Appeals Court Slams 'Data-Pass' Marketing
A federal appellate court has ruled that consumers can proceed with a class-action lawsuit against Intelius and Adaptive for allegedly duping people into purchasing paid subscription services.
The ruling, issued
this week by the 9th Circuit Court of Appeals, stems from a potential class-action lawsuit brought by a consumer, Donovan Lee, against Intelius.
Lee alleged that he provided his credit card information to Intelius in order to purchase a report from the data broker in 2008. After he confirmed his purchase, he was taken to another page where he was given the opportunity to order a “free” seven-day trial of a Family Safety Report. The small print on the page said that the report would cost $19.95 a month after the trial period ended, according to the court papers.
Lee said he accepted the so-called “post-transaction offer” without realizing that Intelius would transfer his credit card data to Adaptive, or that he would be charged $19.95 a month, according to the court papers.
After Lee realized that he was being charged a monthly fee for the reports, he sued Intelius. That company then brought Adaptive into the case.
Adaptive argued that the dispute should be decided by an arbitrator and not a judge, given that the company's online terms contained a provision requiring arbitration. A trial judge disagreed with Adaptive, and ruled that Lee could proceed in federal court.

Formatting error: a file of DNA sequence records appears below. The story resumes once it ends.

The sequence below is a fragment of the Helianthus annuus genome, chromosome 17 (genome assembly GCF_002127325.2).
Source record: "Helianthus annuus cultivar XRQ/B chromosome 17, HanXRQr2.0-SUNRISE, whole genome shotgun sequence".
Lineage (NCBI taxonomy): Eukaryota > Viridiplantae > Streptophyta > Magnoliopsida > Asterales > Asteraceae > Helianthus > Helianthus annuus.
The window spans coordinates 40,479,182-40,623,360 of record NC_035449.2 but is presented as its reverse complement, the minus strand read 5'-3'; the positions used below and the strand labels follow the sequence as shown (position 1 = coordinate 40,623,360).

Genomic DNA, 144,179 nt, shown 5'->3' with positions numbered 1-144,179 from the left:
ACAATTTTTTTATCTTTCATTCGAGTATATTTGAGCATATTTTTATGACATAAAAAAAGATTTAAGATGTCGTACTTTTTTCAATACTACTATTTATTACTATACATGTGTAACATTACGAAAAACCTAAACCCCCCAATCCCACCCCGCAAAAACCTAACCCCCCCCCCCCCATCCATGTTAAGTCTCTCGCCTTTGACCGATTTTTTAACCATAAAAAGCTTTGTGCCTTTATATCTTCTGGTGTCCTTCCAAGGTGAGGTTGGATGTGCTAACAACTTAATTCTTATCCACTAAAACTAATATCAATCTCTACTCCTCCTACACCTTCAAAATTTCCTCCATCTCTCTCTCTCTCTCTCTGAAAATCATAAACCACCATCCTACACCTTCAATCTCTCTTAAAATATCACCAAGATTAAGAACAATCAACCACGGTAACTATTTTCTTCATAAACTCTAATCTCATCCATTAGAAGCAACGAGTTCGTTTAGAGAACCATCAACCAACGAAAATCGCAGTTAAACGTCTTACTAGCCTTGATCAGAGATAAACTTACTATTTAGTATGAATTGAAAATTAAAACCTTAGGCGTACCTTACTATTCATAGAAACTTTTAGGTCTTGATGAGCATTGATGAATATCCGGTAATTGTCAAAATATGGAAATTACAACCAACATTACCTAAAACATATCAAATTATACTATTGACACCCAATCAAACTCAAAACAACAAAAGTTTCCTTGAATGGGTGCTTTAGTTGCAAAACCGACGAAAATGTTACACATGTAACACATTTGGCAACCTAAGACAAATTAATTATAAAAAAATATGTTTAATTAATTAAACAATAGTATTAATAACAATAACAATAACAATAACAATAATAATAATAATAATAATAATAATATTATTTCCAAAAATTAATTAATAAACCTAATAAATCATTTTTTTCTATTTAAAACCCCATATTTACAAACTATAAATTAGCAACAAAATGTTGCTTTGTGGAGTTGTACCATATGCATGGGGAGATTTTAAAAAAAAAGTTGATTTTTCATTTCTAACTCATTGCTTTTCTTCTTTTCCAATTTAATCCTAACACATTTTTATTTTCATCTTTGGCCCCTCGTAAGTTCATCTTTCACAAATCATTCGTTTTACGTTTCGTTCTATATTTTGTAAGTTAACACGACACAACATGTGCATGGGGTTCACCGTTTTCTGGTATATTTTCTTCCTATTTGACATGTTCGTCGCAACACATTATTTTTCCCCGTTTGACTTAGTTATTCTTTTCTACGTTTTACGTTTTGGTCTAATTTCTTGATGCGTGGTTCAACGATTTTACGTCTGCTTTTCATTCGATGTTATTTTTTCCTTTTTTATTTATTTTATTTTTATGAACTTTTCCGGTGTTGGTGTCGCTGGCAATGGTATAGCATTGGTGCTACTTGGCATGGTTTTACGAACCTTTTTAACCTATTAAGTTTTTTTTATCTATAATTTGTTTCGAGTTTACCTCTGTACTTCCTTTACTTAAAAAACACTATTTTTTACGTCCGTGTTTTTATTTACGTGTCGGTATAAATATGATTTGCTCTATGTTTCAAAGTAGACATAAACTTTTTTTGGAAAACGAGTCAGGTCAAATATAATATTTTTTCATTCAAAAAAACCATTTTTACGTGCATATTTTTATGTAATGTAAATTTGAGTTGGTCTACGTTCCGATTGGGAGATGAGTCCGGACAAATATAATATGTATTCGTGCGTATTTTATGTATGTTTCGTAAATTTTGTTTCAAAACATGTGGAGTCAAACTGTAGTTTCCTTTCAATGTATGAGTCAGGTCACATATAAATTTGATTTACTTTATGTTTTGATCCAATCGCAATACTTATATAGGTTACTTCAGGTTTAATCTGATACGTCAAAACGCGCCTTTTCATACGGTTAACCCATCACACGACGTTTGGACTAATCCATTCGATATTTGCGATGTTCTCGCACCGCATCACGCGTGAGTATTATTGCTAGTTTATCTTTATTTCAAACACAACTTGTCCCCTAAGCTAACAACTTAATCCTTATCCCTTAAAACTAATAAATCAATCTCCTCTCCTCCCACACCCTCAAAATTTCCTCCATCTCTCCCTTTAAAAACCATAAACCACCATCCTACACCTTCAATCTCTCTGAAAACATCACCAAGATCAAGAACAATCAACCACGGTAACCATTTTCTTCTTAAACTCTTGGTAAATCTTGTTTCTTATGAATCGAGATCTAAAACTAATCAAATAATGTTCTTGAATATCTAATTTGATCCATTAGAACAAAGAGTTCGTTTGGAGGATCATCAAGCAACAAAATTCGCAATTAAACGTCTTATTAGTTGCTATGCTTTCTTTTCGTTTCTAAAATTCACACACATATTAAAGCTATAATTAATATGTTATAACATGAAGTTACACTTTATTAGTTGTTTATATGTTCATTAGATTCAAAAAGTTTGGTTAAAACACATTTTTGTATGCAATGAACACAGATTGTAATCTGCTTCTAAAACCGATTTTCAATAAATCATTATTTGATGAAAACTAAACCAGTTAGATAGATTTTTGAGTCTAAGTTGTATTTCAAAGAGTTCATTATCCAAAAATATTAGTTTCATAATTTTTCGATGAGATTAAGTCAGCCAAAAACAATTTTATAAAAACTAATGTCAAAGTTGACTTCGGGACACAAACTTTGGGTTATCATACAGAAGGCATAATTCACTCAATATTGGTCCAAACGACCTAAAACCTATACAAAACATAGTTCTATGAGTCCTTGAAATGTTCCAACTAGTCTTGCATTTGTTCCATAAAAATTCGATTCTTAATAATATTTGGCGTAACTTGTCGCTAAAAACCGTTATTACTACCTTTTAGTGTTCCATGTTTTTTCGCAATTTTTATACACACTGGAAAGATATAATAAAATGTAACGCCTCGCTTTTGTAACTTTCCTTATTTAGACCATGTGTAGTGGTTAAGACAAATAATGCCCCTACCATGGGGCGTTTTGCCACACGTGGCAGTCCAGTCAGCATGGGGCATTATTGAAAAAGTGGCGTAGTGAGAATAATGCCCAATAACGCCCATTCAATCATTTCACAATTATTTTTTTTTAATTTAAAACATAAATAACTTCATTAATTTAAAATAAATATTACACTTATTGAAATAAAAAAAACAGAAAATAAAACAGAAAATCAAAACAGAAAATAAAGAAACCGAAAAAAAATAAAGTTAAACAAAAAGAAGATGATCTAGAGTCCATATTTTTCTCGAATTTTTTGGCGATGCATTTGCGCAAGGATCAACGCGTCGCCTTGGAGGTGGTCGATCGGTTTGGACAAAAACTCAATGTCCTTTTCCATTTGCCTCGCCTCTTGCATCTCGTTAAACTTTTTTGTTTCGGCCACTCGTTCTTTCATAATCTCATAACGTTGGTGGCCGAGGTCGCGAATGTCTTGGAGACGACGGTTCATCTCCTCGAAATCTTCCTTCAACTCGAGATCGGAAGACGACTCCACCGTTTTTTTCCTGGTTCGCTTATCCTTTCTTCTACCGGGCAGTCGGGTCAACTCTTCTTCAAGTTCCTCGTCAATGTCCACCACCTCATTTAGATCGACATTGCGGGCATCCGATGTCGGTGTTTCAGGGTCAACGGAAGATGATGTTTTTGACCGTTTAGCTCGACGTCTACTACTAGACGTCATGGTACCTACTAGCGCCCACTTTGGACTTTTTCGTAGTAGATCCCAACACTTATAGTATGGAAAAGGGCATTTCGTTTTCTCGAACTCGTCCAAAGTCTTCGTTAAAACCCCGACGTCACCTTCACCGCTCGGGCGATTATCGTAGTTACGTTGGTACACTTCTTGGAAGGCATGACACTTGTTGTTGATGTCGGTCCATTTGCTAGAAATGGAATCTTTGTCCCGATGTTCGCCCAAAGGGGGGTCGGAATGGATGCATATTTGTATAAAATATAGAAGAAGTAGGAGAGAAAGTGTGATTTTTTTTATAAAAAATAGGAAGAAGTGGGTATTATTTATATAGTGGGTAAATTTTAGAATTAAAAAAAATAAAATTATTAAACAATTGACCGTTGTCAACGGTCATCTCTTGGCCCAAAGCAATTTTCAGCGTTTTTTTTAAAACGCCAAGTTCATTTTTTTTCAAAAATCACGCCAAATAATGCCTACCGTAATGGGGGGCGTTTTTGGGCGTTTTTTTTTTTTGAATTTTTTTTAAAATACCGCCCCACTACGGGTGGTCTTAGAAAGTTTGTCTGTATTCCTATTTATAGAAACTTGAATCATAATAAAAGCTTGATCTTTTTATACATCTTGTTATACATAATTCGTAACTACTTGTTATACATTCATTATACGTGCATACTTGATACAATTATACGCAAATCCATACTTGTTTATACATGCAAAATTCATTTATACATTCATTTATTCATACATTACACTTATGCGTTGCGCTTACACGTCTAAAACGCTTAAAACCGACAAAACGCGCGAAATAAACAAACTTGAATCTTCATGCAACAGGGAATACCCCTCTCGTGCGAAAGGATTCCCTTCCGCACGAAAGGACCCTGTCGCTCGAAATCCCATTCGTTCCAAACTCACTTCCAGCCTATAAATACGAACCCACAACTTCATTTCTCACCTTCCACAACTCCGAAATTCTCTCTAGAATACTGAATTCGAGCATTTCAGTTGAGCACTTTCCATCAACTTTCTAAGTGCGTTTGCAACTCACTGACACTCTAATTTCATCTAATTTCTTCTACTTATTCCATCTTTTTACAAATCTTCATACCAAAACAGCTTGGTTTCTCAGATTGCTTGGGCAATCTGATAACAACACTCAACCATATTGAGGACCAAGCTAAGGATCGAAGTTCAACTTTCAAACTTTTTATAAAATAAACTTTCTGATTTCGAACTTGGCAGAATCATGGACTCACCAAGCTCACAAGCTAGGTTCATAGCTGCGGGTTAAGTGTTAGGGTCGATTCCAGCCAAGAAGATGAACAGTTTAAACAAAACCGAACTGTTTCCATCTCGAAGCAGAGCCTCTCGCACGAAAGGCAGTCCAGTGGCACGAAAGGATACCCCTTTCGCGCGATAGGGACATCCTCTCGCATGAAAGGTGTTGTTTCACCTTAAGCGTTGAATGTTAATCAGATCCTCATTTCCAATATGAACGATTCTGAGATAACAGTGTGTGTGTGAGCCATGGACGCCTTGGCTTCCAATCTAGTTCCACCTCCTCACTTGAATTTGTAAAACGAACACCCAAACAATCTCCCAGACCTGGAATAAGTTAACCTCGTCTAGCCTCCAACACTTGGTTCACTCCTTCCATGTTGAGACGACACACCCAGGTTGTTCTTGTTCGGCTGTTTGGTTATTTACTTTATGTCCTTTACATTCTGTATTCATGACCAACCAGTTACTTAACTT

Adaptive then appealed to the 9th Circuit, which also ruled against the company. A three-judge appellate panel said in a written opinion that Lee and Adaptive never entered into an enforceable contract with Adaptive -- meaning that Lee didn't agree to purchase monthly reports, and also didn't agree to take any disputes to arbitration.
The judges also pointed out that Congress outlawed data-pass marketing in 2010. “Though it is not necessary to our holding, we note that the would-be contract that Adaptive is seeking to enforce is now illegal under federal law,” they write.
The Restore Online Shoppers' Confidence Act, which was passed after an 18-month investigation by the Senate Commerce Committee, prohibits online retailers from disclosing consumers' credit card information to other sellers.